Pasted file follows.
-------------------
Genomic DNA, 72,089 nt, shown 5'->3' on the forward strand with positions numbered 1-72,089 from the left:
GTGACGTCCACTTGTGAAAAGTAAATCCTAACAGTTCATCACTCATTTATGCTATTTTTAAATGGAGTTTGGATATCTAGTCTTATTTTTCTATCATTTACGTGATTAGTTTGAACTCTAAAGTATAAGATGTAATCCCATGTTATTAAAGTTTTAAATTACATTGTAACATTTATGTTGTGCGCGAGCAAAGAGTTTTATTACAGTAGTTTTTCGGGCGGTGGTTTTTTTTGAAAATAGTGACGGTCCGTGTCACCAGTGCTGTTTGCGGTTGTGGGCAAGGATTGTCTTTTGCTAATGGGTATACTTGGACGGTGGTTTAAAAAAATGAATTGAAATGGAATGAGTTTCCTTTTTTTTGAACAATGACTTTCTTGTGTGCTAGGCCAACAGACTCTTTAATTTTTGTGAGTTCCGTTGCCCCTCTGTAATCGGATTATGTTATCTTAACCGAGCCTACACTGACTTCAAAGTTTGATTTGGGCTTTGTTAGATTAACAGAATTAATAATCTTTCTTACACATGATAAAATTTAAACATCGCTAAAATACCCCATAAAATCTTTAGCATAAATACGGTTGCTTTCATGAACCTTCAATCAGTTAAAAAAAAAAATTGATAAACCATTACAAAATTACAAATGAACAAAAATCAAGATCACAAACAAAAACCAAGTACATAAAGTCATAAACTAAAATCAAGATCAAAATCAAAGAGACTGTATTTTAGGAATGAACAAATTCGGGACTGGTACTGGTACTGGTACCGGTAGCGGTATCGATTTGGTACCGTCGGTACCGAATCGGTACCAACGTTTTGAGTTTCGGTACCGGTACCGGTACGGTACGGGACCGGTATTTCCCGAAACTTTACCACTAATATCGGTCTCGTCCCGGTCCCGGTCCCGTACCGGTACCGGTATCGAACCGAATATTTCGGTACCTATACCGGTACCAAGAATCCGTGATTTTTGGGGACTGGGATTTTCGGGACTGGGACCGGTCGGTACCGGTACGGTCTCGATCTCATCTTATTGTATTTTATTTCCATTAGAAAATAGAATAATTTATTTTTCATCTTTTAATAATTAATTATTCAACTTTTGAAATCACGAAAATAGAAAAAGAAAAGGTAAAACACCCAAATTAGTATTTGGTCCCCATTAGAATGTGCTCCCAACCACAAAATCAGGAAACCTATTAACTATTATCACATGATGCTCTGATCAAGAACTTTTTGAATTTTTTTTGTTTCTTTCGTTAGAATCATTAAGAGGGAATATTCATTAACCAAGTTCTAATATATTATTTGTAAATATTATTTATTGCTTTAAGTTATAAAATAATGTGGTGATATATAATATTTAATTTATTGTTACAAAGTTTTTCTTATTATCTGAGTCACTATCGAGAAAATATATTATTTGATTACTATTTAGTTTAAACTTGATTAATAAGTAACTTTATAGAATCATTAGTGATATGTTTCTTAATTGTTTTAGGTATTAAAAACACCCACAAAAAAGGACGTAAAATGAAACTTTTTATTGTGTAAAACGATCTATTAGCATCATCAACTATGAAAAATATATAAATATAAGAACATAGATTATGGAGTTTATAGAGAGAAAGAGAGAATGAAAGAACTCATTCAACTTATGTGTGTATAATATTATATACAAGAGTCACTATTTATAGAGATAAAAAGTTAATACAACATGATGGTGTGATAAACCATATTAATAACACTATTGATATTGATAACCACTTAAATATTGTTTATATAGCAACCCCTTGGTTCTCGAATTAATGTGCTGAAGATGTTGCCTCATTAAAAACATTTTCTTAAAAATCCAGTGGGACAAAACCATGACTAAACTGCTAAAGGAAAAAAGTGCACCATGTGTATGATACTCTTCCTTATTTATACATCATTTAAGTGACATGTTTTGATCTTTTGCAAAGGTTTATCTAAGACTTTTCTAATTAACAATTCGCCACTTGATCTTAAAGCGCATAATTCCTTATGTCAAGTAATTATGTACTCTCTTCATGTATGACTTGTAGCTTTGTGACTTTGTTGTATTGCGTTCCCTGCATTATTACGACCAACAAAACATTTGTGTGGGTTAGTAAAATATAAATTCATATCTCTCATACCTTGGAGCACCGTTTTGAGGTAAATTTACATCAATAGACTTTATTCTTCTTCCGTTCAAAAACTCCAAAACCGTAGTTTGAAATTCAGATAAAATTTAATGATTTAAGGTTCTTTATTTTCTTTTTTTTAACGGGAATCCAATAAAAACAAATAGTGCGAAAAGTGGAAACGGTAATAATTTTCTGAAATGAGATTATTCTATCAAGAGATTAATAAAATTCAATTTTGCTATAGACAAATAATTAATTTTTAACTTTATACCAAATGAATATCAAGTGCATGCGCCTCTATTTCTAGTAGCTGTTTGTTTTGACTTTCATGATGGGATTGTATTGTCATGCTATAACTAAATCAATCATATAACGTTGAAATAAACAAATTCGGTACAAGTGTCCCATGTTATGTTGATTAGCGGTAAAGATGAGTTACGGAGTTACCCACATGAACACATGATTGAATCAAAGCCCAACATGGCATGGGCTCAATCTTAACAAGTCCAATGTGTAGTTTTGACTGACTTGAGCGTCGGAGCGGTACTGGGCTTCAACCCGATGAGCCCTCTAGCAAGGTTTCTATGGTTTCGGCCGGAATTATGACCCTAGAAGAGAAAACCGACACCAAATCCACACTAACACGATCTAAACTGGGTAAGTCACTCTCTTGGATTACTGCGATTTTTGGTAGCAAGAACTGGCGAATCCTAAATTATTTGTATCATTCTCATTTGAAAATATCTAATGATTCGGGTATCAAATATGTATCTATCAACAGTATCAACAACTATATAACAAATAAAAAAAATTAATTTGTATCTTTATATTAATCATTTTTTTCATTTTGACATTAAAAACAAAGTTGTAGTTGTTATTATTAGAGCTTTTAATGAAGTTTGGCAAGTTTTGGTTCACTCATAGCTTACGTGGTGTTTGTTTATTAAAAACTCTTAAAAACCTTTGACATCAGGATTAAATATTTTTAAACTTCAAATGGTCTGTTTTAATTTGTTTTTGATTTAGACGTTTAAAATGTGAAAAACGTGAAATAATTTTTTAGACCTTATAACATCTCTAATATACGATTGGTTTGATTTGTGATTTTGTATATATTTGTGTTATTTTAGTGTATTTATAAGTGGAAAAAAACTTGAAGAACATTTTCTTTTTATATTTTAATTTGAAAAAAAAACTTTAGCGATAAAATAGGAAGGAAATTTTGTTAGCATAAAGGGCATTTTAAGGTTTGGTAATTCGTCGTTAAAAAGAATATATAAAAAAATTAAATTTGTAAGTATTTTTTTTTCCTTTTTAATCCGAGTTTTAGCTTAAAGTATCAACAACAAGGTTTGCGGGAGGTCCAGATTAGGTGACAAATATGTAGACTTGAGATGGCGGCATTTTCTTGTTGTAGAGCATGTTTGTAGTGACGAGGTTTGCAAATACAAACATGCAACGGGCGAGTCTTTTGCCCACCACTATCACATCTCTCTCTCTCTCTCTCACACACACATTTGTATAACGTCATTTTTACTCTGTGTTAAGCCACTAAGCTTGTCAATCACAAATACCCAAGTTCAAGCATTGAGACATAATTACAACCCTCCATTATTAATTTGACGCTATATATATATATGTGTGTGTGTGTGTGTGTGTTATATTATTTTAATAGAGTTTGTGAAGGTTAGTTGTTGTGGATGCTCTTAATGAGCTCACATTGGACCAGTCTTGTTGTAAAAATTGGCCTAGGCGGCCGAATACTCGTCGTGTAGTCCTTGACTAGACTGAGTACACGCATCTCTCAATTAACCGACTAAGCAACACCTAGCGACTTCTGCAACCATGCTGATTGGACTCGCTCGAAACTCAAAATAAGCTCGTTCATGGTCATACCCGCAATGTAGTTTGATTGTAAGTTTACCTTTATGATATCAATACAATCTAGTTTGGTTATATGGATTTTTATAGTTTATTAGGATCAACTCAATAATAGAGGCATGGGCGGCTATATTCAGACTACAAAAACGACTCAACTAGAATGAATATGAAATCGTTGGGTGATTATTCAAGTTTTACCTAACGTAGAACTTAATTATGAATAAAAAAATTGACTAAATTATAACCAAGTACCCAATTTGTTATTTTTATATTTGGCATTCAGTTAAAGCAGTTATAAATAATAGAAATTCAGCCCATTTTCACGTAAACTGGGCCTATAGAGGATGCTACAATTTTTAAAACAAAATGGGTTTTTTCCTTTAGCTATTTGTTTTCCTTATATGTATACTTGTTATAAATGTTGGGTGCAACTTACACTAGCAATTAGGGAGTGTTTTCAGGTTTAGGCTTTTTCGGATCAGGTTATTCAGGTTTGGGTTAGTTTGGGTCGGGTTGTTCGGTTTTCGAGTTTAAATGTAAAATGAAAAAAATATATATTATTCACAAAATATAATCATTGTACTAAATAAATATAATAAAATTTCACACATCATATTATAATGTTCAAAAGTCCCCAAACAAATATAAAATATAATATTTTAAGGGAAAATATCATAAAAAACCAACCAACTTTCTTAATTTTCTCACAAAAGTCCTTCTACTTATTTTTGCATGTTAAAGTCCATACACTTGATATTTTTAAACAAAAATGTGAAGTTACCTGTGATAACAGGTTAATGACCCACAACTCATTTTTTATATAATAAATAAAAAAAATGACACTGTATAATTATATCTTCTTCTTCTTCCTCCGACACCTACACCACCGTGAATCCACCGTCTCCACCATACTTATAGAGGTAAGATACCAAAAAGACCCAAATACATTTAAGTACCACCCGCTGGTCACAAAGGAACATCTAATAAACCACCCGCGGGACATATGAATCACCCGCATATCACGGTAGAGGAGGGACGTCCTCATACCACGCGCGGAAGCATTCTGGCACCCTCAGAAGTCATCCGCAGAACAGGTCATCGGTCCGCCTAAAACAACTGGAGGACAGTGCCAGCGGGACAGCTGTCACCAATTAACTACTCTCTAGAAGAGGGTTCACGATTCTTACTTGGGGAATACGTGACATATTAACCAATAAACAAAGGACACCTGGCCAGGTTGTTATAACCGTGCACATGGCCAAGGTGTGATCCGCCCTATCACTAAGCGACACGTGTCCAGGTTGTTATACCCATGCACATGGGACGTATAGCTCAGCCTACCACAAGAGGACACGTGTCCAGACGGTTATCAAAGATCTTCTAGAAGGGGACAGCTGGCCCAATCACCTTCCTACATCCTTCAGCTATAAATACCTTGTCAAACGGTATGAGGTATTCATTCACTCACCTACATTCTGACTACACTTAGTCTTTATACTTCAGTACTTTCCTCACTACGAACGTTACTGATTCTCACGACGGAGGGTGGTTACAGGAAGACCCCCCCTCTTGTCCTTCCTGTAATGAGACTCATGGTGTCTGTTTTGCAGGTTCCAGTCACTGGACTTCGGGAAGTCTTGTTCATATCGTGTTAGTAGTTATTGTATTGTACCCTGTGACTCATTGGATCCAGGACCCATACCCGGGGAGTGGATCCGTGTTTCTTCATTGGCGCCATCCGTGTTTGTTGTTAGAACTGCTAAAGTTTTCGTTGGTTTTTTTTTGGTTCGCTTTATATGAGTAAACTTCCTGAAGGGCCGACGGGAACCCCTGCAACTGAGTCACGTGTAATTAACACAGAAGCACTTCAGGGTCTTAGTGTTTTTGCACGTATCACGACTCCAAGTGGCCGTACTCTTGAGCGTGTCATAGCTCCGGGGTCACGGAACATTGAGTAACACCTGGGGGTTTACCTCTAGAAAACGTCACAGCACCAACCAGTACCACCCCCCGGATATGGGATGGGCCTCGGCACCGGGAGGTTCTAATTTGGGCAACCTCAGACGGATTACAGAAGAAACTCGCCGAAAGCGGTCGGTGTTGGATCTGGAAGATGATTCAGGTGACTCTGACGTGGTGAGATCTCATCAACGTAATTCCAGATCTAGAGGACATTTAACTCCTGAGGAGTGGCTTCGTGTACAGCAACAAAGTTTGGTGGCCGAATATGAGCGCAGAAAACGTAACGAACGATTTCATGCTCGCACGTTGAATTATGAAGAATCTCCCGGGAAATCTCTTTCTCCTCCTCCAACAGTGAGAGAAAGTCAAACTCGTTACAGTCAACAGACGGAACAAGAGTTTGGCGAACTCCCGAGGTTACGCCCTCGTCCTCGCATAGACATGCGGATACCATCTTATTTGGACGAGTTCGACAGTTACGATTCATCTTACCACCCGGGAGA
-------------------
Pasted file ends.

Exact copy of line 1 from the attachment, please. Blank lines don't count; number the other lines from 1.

Genomic DNA, 72,089 nt, shown 5'->3' on the forward strand with positions numbered 1-72,089 from the left: